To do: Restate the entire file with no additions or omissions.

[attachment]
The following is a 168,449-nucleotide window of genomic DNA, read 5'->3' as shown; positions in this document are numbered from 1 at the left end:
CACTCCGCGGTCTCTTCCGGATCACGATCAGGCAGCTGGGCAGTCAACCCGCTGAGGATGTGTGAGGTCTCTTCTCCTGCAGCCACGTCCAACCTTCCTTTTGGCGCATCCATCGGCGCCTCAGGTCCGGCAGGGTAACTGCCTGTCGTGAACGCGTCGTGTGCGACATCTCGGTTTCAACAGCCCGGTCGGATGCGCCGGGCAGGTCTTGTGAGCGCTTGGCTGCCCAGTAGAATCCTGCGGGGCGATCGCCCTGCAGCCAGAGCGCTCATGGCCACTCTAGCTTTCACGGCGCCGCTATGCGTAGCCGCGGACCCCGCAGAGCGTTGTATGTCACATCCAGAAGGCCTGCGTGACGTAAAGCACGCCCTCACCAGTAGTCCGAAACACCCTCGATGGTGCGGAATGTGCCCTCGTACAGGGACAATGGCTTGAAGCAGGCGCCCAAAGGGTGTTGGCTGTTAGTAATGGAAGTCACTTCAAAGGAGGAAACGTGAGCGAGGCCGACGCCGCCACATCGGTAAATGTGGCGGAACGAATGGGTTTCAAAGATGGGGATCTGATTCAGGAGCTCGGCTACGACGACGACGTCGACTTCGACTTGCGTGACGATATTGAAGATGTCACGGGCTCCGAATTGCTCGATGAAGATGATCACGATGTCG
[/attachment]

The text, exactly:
The following is a 168,449-nucleotide window of genomic DNA, read 5'->3' as shown; positions in this document are numbered from 1 at the left end:
CACTCCGCGGTCTCTTCCGGATCACGATCAGGCAGCTGGGCAGTCAACCCGCTGAGGATGTGTGAGGTCTCTTCTCCTGCAGCCACGTCCAACCTTCCTTTTGGCGCATCCATCGGCGCCTCAGGTCCGGCAGGGTAACTGCCTGTCGTGAACGCGTCGTGTGCGACATCTCGGTTTCAACAGCCCGGTCGGATGCGCCGGGCAGGTCTTGTGAGCGCTTGGCTGCCCAGTAGAATCCTGCGGGGCGATCGCCCTGCAGCCAGAGCGCTCATGGCCACTCTAGCTTTCACGGCGCCGCTATGCGTAGCCGCGGACCCCGCAGAGCGTTGTATGTCACATCCAGAAGGCCTGCGTGACGTAAAGCACGCCCTCACCAGTAGTCCGAAACACCCTCGATGGTGCGGAATGTGCCCTCGTACAGGGACAATGGCTTGAAGCAGGCGCCCAAAGGGTGTTGGCTGTTAGTAATGGAAGTCACTTCAAAGGAGGAAACGTGAGCGAGGCCGACGCCGCCACATCGGTAAATGTGGCGGAACGAATGGGTTTCAAAGATGGGGATCTGATTCAGGAGCTCGGCTACGACGACGACGTCGACTTCGACTTGCGTGACGATATTGAAGATGTCACGGGCTCCGAATTGCTCGATGAAGATGATCACGATGTCG